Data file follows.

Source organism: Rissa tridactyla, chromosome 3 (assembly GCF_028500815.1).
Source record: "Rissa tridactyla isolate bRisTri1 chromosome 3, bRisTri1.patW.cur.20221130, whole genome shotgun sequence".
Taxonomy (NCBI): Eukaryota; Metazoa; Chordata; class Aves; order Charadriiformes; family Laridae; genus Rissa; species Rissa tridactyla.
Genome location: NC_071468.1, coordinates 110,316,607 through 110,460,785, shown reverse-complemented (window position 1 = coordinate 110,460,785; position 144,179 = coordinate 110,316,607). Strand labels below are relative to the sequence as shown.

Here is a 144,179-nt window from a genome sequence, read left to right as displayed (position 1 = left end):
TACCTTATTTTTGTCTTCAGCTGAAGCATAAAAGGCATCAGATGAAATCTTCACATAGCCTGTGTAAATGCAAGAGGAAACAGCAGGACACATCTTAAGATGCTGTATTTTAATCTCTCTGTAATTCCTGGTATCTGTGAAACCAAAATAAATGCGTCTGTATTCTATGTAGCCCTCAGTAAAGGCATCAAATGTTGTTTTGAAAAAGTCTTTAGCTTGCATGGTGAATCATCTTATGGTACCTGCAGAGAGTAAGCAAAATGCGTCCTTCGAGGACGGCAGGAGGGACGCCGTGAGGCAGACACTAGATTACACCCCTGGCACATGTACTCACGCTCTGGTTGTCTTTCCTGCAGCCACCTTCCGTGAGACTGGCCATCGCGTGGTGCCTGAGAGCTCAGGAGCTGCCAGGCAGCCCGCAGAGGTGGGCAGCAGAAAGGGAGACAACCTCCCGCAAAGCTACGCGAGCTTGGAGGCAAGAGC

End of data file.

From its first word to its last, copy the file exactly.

Source organism: Rissa tridactyla, chromosome 3 (assembly GCF_028500815.1).
Source record: "Rissa tridactyla isolate bRisTri1 chromosome 3, bRisTri1.patW.cur.20221130, whole genome shotgun sequence".
Taxonomy (NCBI): Eukaryota; Metazoa; Chordata; class Aves; order Charadriiformes; family Laridae; genus Rissa; species Rissa tridactyla.
Genome location: NC_071468.1, coordinates 110,316,607 through 110,460,785, shown reverse-complemented (window position 1 = coordinate 110,460,785; position 144,179 = coordinate 110,316,607). Strand labels below are relative to the sequence as shown.

Here is a 144,179-nt window from a genome sequence, read left to right as displayed (position 1 = left end):
TACCTTATTTTTGTCTTCAGCTGAAGCATAAAAGGCATCAGATGAAATCTTCACATAGCCTGTGTAAATGCAAGAGGAAACAGCAGGACACATCTTAAGATGCTGTATTTTAATCTCTCTGTAATTCCTGGTATCTGTGAAACCAAAATAAATGCGTCTGTATTCTATGTAGCCCTCAGTAAAGGCATCAAATGTTGTTTTGAAAAAGTCTTTAGCTTGCATGGTGAATCATCTTATGGTACCTGCAGAGAGTAAGCAAAATGCGTCCTTCGAGGACGGCAGGAGGGACGCCGTGAGGCAGACACTAGATTACACCCCTGGCACATGTACTCACGCTCTGGTTGTCTTTCCTGCAGCCACCTTCCGTGAGACTGGCCATCGCGTGGTGCCTGAGAGCTCAGGAGCTGCCAGGCAGCCCGCAGAGGTGGGCAGCAGAAAGGGAGACAACCTCCCGCAAAGCTACGCGAGCTTGGAGGCAAGAGC